Evolution is creative, whether it works in matter--as Bergson describes, or whether its path lies up through electrons and atoms and molecules, as Professor Moore describes. There is something that creates and makes matter plastic to its will. Whether we call matter "the living garment of God," as Goethe did, or a reservoir of creative energy, as Tyndall and his school did, and as Professor Moore still does, we are paying homage to a power that is super-material. Life came to our earth, says Professor Moore, through a "well-regulated orderly development," and it "comes to every mother earth of the universe in the maturity of her creation when the conditions arrive within suitable limits." That no intelligent beings appeared upon the earth for millions upon millions of years, that for whole geologic ages there was no creature with more brains than a snail possesses, shows the almost infinitely slow progress of development, and that there has been no arbitrary or high-handed exercise of creative power. The universe is not run on principles of modern business efficiency, and man is at the head of living forms, not by the fiat of some omnipotent power, some superman, but as the result of the operation of forces that balk at no delay, or waste, or failure, and that are dependent upon the infinitely slow ripening and amelioration of both cosmic and terrestrial conditions.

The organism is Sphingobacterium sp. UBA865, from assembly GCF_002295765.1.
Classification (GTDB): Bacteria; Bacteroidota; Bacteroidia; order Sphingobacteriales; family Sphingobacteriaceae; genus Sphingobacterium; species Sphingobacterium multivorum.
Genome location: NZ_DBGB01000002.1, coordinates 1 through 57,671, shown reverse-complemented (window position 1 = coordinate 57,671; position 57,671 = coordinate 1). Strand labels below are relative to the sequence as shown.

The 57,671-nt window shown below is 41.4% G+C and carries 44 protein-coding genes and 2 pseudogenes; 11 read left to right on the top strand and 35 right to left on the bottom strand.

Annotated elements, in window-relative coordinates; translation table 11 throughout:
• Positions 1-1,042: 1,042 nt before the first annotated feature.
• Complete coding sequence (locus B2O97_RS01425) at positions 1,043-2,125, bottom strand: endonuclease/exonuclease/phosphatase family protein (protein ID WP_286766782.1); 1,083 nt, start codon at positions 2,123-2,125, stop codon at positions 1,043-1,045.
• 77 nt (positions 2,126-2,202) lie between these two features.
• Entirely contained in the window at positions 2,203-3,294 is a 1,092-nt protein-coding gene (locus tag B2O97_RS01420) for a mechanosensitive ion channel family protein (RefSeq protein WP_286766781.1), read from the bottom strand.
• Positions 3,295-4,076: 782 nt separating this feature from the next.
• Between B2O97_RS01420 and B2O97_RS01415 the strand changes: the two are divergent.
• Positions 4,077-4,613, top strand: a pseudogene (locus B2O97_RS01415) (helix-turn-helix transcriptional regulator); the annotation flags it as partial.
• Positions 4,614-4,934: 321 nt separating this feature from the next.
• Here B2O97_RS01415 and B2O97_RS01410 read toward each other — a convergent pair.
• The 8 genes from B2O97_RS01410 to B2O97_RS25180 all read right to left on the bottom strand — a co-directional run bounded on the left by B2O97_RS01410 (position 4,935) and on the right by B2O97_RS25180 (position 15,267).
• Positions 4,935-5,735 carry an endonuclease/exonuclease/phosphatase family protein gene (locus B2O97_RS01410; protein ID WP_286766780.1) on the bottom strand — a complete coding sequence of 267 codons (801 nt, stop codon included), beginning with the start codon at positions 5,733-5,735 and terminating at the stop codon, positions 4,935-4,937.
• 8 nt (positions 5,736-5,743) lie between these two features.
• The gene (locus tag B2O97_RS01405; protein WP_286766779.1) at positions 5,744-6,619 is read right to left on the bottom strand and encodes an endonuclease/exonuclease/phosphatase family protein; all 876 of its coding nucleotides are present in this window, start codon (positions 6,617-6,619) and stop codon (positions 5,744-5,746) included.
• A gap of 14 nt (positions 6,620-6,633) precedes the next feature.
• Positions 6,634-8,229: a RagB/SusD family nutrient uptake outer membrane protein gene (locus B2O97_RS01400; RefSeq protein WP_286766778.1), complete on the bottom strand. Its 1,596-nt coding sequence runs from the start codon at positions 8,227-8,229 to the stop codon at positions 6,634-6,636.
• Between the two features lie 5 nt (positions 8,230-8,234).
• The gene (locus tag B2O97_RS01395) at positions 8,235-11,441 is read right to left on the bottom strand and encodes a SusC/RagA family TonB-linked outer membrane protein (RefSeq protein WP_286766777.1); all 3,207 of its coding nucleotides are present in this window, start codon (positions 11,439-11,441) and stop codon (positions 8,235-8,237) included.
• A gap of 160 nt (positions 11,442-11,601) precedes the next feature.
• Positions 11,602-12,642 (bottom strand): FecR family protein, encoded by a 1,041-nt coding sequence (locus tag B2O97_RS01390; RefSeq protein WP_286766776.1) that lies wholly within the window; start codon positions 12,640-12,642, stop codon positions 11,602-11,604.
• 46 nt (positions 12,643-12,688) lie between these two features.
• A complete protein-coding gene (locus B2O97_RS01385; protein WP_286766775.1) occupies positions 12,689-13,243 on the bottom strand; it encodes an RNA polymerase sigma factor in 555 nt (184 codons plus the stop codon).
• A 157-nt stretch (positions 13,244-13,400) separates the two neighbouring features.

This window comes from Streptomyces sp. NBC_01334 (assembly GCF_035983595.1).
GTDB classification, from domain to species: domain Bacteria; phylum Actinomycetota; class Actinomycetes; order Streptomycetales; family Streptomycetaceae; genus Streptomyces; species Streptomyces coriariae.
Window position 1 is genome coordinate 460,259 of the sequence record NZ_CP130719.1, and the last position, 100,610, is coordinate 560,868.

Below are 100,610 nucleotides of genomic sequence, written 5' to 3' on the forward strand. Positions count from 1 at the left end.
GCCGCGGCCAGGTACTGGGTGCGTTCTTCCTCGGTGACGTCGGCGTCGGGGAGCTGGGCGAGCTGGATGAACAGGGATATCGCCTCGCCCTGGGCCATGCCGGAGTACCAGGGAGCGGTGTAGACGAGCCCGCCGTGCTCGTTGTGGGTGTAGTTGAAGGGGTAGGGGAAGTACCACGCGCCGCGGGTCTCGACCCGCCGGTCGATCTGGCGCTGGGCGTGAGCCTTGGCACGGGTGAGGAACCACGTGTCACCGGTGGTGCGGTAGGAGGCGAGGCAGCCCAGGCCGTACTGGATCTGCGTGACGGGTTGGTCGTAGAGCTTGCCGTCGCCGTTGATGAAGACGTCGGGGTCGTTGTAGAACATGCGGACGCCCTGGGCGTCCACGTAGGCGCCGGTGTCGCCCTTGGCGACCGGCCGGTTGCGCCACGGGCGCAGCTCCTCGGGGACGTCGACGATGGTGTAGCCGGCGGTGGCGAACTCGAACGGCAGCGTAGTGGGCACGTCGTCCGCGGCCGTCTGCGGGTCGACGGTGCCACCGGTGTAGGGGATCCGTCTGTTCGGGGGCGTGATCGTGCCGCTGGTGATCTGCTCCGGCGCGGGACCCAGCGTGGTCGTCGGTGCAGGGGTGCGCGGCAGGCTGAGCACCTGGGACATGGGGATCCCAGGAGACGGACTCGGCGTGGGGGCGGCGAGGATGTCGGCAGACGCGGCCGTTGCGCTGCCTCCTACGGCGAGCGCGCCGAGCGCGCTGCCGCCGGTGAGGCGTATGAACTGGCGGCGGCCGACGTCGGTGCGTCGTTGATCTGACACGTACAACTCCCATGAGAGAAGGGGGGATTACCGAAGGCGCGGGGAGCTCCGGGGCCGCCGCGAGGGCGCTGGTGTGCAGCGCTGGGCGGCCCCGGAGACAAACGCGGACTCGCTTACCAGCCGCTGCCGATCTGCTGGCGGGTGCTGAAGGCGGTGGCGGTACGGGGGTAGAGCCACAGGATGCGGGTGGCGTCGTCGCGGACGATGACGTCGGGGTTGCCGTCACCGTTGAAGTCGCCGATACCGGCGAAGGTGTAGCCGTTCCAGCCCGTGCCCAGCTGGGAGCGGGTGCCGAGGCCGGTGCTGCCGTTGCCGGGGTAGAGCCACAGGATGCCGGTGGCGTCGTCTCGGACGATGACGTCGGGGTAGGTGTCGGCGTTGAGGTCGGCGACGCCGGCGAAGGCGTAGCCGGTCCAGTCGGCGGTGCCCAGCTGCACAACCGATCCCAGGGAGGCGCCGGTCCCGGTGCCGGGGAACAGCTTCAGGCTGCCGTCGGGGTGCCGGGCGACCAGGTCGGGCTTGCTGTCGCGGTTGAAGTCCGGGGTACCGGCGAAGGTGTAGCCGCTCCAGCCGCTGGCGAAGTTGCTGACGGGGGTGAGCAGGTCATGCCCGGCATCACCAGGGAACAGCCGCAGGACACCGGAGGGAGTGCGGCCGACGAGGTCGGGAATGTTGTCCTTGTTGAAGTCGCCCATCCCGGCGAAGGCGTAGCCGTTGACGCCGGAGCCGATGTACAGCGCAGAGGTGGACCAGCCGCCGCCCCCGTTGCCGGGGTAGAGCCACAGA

We do not get rid of God by any such dictum, but we get rid of the anthropomorphic views which we have so long been wont to read into the processes of nature. We dehumanize the universe, but we do not render it the less grand and mysterious. Professor Moore points out to us how life came to a cooling planet as soon as the temperature became low enough for certain chemical combinations to appear. There must first be oxides and saline compounds, there must be carbonates of calcium and magnesium, and the like. As the temperature falls, more and more complex compounds, such as life requires, appear; till, in due time, carbon dioxide and water are at hand, and life can make a start. At the white heat of some of the fixed stars, the primary chemical elements are not yet evolved; but more and more elements appear, and more and more complex compounds are formed as the cooling process progresses.